One thing is clear from Canada’s “Changing Climate Report”: we need to achieve deep emissions reductions and also adapt to the changing climate we’re now experiencing. If we are going to succeed at these twin tasks, policy-makers, academics, and political leaders will need new and better ways of bringing blue collar workers into climate mitigation and adaptation efforts.
“Blue collar workers” are those who do manual labour in construction, manufacturing, transportation and warehousing, automotive services, maintenance, agriculture, forestry, fishing, hunting, or utilities. Scientists agree that fundamental change to these sectors is necessary over the next decade. This means that labourers are at the coal face of climate mitigation and adaptation.
Yet pressing questions linger following the Changing Climate Report: Where are the meeting points between Canada’s blue-collar workers and governance institutions charged with leading climate mitigation and adaptation? How are blue collar workers being invited to define their identities and shape work they will be proud to do in a post-carbon world?
Blue collar workers know things about their sectors that no one else does. We need their know-how. But is their expertise being recognized? Click A recent survey of over 500 blue collar workers in Canada found that a majority (88 per cent) are proud of their work, but 49 percent report feeling devalued by the rest of society and 47 say they feel like “second class citizens” because of the type of work that they do. This combination of well-deserved pride combined with a sense of being devalued is concerning especially when such a big part of the national and global conversation on climate is about how to realize a transition, which includes major shifts in labour.
We know that blue collar workers in the American Midwest believe that government should act on climate, but that this action should not be taken at the expense of their jobs. These same workers expressed increased general concern about their economic security. We should take this as instructive; researchers already believe that economic insecurity contributed to declining concern about climate change in the US after the 2008 financial crisis. We know that feelings of displacement and economic insecurity are contributing to stalemates over carbon pricing and pipelines in Canada.
The Government of Canada has undertaken extensive public engagements as it has developed policies and plans such as the Pan-Canadian Framework on Clean Growth and Climate and the Impact Assessment Act. Labour’s voice has been at the table for quite some time. Unions are strongly represented in the Task Force on Just Transition for Canadian Coal Power Workers and Communities, the Canadian Labour Congress has been engaging on Climate issues for years.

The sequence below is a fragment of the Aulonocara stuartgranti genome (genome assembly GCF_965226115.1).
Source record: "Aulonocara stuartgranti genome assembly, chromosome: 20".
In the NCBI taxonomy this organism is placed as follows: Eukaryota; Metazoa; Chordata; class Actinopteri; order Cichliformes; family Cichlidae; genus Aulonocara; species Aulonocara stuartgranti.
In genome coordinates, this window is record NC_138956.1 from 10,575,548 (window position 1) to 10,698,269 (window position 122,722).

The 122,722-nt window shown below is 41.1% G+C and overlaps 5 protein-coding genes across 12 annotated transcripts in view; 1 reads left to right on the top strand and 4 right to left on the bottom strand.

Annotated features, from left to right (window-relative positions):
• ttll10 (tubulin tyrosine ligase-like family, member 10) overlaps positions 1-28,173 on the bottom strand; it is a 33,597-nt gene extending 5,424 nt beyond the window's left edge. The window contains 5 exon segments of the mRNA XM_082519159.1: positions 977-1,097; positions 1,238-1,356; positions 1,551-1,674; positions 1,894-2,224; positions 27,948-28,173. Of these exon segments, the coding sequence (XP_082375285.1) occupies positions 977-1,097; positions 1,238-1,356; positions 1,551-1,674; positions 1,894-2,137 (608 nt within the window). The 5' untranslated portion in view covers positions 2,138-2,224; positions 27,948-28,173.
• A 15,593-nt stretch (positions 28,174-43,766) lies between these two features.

But not all blue-collar workers are unionized, and not all unionized workers are blue collar. More importantly, there is evidence that current approaches to engaging blue collar workers in the climate conversation do not fully benefit from the essential know-how they possess. Research suggests that even the best attempts at achieving grassroots participation in environmental policy issues tend to force engagement on governments’ terms. By not being fully alive to how those being consulted actually think and work, these approaches render many kinds of crucial know-how and expertise invisible. In the case of emission reductions, for instance, the very category of greenhouse gas emissions is vexingly abstract and distant from day-to-day realities: keeping large buildings warm during the winter and cool in the summer; keeping traffic moving in inclement weather; and maintaining reliable power for homes when natural disasters strike.
So, in the case of Canadian climate policy action, government ought to develop evidence-based strategies in ways less customary for politico and bureaucratic cultures–in ways that begin with understanding the realities and expertise of blue-collar workers. We ought to take the 49% of blue-collar workers who feel like their work is devalued by the rest of society as an invitation to ask, “How can government decision-makers learn from labourers and do more to empower them to green their jobs and build the green economy we all agree is needed?” Many workers are already taking important steps that remain invisible to governments’ ways of knowing and doing.
The Changing Climate Report highlights that fundamental change is inevitable. The question now is whether we will succeed in reorienting our infrastructure, food, energy, and transportation systems in ways that avoid unpredictable and expensive responses. With a challenge this serious, we need a plurality of expertise, including that of people tasked with literally building our collective green future.